Mitla Mosaics: A Coded Language May Plaster the Walls of a Zapotec City of the Dead
Unique and curious designs plaster the walls of the most popular Zapotec archaeological site in Mexico. They are called the Mitla mosaics and are unrivalled in their precision and quality of workmanship. But a mystery surrounds the carved symbols as some researchers suggest they contain a coded language just waiting to be deciphered.
Mitla is an archaeological site located in Oaxaca, a state in the southwestern part of Mexico. This site was probably in use since Zapotec times. The unique feature of Mitla is the presence of mosaics decorating the surfaces of various buildings, which is uncommon for a pre-Columbian culture of Mesoamerica.
Prior to the arrival of the Spanish, Mitla was known as Mictlán, which, translated from the Nahuatl, meant ‘Place of the Dead’ or ‘Underworld’. For the Zapotecs, another pre-Columbian culture that inhabited that region from around 500 BC to 900 AD, Mitla was called Lyobaa, which meant ‘Place of Rest’. These names are an indication of the original function of the site, i.e. a burial site.
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Palace in Mitla, Mexico, with original paint on the walls . ( CC BY 2.0 )
Mitla could have been occupied by human beings as early as the 10th century BC. The visible structural remains of the site, however, have been dated to between 200 and 900 AD. During this period, Mitla was under Zapotec rule. Ownership of this site changed hands form the Zapotecs to the Mixtecs, though the former would regain Mitla, and then finally lose it to the Spanish.
Five Groups of Mitla Mosaics
Mosaics can be found adorning a number of different buildings in Mitla, which may be divided into five distinct groups – the Southern Group, the Clay Group, the Creek Group, the Columns Group, and the Church Group. Of these, the mosaics of the Church Group and the Columns Group are the most impressive.
The Church Group is also known as the North Group and is situated at the entrance of the site. The name of this group is derived from the Church of San Pablo, which was built by the Spanish during the 16th century. Interestingly, it was believed that the lord and the lady of the Underworld lived in that area, hence the church was built to keep these entities from escaping into the human world. As for the Columns Group, this complex is located to the south of the Church Group. The main building of this complex is called the Palace / the Grand Hall of Columns and is believed to have been the residence of the high priest.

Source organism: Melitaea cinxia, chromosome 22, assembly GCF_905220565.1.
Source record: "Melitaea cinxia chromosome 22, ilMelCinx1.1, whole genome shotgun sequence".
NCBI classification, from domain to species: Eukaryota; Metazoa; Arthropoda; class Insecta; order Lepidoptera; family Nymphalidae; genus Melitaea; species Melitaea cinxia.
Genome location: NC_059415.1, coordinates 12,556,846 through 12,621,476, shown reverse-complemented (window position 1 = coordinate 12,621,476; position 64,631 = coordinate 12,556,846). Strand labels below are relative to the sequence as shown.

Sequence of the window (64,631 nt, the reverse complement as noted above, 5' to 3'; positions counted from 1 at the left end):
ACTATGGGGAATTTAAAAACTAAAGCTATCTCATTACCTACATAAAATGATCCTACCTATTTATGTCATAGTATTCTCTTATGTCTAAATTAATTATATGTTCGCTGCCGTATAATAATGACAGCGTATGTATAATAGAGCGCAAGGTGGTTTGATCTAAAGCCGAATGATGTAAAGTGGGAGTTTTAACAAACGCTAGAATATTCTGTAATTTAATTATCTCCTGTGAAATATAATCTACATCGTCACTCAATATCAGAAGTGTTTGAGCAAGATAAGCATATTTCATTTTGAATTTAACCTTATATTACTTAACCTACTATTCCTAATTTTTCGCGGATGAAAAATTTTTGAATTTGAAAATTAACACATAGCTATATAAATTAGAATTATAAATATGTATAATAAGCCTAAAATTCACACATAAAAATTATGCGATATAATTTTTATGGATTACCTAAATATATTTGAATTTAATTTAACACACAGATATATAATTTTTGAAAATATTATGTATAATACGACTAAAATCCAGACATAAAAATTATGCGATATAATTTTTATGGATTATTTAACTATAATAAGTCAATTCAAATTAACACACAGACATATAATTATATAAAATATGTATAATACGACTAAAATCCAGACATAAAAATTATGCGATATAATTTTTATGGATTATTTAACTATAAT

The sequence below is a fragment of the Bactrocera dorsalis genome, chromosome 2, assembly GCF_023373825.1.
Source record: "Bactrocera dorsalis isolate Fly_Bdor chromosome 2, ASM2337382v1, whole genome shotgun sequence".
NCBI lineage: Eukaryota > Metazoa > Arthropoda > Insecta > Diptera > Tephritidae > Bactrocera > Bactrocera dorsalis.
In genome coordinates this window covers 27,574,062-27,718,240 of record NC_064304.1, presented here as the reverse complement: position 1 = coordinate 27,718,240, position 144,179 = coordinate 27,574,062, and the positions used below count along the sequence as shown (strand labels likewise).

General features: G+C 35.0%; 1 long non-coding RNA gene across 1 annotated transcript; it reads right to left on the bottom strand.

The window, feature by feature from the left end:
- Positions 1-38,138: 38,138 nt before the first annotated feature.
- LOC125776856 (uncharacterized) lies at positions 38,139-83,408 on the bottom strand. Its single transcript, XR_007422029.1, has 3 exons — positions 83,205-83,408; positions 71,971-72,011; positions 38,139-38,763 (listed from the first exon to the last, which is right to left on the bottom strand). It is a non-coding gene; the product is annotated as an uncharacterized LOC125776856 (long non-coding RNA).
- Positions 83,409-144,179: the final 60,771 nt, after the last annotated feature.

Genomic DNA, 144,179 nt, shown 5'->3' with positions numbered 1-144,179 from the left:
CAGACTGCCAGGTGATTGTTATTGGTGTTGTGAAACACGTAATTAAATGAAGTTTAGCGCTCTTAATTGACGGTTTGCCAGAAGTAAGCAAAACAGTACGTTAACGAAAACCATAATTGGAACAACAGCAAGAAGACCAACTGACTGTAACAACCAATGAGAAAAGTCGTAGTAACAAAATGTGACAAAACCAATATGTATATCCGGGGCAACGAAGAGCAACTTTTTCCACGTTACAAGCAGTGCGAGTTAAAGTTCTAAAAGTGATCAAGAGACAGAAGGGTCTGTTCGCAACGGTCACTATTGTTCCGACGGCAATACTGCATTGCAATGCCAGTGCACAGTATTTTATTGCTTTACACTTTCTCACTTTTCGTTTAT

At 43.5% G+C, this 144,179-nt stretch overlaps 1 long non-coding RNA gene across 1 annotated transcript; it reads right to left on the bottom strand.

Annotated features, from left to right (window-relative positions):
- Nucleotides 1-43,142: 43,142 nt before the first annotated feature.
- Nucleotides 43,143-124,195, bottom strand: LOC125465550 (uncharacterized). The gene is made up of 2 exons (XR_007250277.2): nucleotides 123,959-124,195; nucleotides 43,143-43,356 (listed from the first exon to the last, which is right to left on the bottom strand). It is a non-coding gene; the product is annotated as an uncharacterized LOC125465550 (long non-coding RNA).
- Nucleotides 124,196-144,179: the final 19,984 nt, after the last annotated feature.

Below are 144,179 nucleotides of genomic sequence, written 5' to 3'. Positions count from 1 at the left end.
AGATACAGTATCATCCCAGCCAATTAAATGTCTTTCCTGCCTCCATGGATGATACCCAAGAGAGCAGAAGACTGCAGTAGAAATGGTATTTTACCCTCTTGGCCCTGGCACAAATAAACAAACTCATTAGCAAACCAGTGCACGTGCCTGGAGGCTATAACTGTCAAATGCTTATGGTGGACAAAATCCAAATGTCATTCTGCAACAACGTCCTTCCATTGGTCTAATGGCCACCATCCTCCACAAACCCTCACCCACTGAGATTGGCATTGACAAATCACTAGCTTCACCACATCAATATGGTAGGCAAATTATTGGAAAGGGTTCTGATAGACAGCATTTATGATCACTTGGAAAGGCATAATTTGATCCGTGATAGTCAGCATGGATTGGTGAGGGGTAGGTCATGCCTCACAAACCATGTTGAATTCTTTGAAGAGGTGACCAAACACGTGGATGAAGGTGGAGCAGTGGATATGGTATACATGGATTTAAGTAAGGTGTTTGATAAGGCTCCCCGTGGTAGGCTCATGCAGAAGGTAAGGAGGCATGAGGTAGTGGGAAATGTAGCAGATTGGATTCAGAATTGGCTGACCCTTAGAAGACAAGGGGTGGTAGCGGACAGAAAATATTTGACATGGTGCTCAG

Church of San Pablo (1590), built on top of a pre-Hispanic structure including some of the mosaics. ( CC BY SA 2.0 )
Unlike famous Roman mosaics, which were created using pieces of tesserae, the mosaics of Mitla were made with pieces of cut-stone that were inlaid onto panels. Alternatively, these works of art have been referred to as fretwork. In any case, the designs of the Mitla mosaics is known as step-fret designs, which are like those produced by civilizations in the Old World, such as Greeks, Romans, and Egyptians.
Part of the mosaics of the Mitla Columns Group . ( CC BY SA 1.0 )
Meaning of the Mitla Mosaics
The mosaics of Mitla consist of six basic patterns. These individual designs are bound together in horizontal bands and each panel contains three of these bands, each of a different design. This meant that over 100 permutations could be achieved with these simple designs. It has been suggested by some that within the complexity of these mosaics is a coded language. This hypothesis, however, has yet to be proven.
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Mitla mosaics. (DavidConFran/ CC BY SA 3.0 )
Finally, one should consider the conspicuous consumption that the Mitla Mosaics were meant to display. Even with the technology available to us today, the scale on which the buildings at Mitla were decorated with mosaics would have been extremely expensive. This cost would have been outrageous, considering that the mosaic makers had only chisels, hammers, and their own strength at their disposal.
Some researchers say this labor-intensive technique was required as there was a deeply religious or symbolic reason behind it, or that it was meant as a display of power and wealth for the city’s ruling class. The latter interpretation has been favored, as Mitla was probably the most important Zapotec religious center and the city’s elites sought to impress pilgrims who made the journey to this holy city.
An example of Mitla mosaic. ( CC BY 2.0 )
Top image: Some of the Mitla mosaics. Source: DavidConFran/ CC BY SA 3.0
By Wu Mingren
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Available at: https://uncoveredhistory.com/mexico/mitla-the-mysterious-stepped-fret-mosaics/
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Available at: https://www.lonelyplanet.com/mexico/oaxaca-state/mitla
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Available at: http://www.bluffton.edu/homepages/facstaff/sullivanm/mexico/oaxaca/mitla/mitla.html
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Available at: https://www.britannica.com/place/Mitla
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great article by the way.
The expense of putting mosaics in huge numbers may not have been an issue. Today in an Italian family, children help in the kitchen. I know when making gnocchi the entire family gets involved in the kitchen making these small potato dumplings. This teaches the children how to cook for the next generation. So if you are a mason, you might have a bunch of children working on cosmetic things to train them on how to sculpture in a small scale and then use their carvings as a mosaic to show off their work. Unfortunately, I may not have been quite the artist and my mother never hung my artwork on the refrigerator, but that maybe the reason I pursued a different career.